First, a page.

To overcome the inactivity to which loss of sight has for some years subjected me, I have sought occupation in recording the recollection of familiar events. Having obtained a slate prepared for the use of the blind, I soon learned to write with a moderate degree of legibility. In order to excite a pleasing interest in my work, I undertook something that might prove of future benefit. Having served on General Lee’s personal staff during the most important period of his military career, I began an eye-witness narrative of his campaigns in the war between the States. In the execution of my work I received valuable assistance from my wife and daughter, my two sons, and Miss Lucy Shackelford (now Mrs. Charles Walker), all of whom lovingly and faithfully served me as copyists and readers. I am also indebted to Colonel C. S. Venable of General Lee’s staff, Major Green Peyton of Rodes’s staff, and Major S. V. Southall of my own staff, for indispensable aid in reviewing my manuscript, informing me of facts that had not come to my knowledge or reminding me of such as had escaped my recollection. My work is now completed, and I offer it to the public, hoping it may prove of value as a record of events which passed under my own observation, and many of which have been described directly from my notes made at the time of their occurrence. It is not intended to be a history of the war in detail, but a statement of my personal knowledge of General Lee’s life, actions, and character, and of the part played by him in the great events of which he was the ruling spirit.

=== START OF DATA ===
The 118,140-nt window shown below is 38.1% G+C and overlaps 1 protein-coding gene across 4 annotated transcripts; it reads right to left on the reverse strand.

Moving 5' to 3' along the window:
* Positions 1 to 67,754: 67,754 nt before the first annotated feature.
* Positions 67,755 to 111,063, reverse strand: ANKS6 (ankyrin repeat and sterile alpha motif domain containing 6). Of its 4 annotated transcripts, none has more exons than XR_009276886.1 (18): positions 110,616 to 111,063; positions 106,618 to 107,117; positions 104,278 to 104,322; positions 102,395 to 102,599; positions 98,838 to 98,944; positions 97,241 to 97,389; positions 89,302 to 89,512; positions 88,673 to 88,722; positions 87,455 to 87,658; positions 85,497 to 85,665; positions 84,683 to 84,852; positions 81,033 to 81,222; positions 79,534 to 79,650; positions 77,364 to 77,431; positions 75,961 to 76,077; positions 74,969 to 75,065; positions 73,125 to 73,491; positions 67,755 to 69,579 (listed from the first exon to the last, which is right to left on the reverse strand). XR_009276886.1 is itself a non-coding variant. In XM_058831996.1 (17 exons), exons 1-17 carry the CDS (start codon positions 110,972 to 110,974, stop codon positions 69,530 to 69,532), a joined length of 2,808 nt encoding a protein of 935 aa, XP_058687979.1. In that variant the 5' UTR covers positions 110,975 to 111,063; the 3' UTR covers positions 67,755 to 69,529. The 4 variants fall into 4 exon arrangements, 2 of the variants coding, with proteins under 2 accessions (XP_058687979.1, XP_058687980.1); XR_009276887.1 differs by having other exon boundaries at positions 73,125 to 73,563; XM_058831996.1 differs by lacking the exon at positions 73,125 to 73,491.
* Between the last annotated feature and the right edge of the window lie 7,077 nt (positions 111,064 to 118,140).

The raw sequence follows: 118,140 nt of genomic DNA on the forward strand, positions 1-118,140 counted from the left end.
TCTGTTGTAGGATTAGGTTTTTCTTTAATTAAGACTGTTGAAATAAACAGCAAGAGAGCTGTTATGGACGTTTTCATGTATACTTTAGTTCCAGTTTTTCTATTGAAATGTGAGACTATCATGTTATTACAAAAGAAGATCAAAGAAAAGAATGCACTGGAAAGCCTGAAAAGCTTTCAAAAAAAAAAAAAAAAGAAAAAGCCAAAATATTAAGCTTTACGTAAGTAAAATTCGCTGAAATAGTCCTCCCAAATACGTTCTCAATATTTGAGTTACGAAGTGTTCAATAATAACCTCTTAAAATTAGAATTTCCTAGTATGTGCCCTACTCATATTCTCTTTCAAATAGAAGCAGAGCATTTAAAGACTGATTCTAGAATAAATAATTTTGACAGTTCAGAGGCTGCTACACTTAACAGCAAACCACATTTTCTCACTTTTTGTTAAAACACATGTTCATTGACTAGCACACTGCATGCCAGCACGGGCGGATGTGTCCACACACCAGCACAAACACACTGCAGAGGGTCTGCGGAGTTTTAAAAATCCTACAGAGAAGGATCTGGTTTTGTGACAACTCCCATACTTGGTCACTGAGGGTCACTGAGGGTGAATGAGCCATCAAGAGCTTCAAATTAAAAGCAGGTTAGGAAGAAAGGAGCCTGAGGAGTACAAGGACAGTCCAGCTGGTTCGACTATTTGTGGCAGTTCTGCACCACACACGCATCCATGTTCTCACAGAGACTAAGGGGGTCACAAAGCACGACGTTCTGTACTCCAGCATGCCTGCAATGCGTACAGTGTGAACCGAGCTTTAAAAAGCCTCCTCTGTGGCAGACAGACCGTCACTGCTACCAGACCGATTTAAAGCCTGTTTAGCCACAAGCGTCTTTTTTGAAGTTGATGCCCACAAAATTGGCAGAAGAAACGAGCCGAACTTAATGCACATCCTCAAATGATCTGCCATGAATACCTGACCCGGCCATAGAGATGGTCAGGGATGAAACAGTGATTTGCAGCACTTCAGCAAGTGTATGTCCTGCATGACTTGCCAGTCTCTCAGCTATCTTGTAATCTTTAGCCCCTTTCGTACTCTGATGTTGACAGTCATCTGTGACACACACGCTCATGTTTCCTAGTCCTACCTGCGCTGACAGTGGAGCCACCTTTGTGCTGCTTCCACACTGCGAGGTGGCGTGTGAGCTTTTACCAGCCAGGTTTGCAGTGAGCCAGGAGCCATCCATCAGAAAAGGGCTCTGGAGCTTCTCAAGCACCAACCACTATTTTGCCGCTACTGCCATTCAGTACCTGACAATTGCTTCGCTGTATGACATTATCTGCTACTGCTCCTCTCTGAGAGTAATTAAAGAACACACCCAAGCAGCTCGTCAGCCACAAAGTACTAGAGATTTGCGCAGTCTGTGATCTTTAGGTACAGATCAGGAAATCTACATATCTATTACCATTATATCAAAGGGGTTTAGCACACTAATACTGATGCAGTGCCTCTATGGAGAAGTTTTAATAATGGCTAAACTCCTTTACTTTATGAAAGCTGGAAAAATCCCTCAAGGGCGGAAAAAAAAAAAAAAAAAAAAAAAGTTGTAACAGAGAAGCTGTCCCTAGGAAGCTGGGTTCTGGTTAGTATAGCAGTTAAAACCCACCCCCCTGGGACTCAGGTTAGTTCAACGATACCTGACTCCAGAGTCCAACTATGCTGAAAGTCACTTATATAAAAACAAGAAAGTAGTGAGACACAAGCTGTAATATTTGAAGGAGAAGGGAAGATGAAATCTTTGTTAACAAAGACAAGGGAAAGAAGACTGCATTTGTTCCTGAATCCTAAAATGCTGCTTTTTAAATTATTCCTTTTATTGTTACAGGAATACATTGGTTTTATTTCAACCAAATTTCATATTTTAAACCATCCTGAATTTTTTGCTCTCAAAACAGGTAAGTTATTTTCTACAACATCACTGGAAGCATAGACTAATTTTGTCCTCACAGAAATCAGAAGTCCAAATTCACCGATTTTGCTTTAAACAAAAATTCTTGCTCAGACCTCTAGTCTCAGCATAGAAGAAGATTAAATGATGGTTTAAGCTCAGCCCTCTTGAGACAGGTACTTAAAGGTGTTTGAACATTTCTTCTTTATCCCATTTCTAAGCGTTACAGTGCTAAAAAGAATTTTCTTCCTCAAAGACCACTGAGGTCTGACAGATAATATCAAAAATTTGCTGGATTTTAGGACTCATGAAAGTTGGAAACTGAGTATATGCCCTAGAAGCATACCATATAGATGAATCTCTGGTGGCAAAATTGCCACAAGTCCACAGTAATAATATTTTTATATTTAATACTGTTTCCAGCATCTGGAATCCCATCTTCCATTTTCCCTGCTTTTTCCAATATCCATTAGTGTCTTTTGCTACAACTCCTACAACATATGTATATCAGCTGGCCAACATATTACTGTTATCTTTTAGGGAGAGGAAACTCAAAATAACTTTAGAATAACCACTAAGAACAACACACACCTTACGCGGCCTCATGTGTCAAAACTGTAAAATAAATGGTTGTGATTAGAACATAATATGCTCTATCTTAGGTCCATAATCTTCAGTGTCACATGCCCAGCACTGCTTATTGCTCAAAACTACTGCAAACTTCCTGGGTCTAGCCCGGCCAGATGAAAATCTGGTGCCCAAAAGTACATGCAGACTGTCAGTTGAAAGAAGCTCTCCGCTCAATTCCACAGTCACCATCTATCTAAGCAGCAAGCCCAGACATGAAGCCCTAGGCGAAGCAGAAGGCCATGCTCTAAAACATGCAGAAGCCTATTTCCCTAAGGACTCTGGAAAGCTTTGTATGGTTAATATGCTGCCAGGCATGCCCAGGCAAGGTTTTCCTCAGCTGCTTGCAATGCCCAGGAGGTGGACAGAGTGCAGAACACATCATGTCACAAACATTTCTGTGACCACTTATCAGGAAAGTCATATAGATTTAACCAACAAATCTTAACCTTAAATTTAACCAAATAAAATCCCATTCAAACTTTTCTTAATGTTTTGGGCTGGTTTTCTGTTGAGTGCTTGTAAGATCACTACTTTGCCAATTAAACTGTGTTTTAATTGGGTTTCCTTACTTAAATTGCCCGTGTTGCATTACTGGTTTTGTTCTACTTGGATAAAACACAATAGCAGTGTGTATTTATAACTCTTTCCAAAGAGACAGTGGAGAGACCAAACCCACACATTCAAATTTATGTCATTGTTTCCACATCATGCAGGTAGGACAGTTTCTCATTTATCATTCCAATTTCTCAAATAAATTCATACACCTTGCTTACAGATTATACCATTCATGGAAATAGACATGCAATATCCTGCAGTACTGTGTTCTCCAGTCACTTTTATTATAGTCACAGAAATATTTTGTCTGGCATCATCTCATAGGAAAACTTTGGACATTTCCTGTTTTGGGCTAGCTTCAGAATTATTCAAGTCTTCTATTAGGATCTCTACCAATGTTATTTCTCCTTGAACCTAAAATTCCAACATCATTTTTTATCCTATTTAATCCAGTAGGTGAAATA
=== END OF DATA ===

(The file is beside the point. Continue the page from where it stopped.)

After receiving my manuscript the publishers desired a change of plan which would embrace some of the interesting social and domestic features of General Lee’s life. This part of the work has been edited and conducted through an arrangement with the publishers by General Marcus J. Wright, formerly of the Confederate Army of Tennessee, but now, and for some years past, agent of the United States War Department for the collection of Confederate records. My wife has rendered important aid in this part of the work by contributing personal incidents and other valuable material obtained through her friendly relations with the family of General Lee. It is also proper to acknowledge the use of the publications of Rev. J. W. Jones, Colonel Walter H. Taylor, Miss Emily Mason, the Southern Historical Society papers, Swinton, and the Report of the Congressional Committee on the Conduct of the War (Federal). I have had occasion to refer to the Memoirs of General Grant and The Campaigns of General J. E. B. Stuart, by Major H. B. McClellan. I have been greatly encouraged in the publication of this work by the cordial concurrence of General G. W. Custis Lee, General W. H. F. Lee, Major R. E. Lee, Miss Mildred Lee, Governor Fitz Lee, and other members of the family.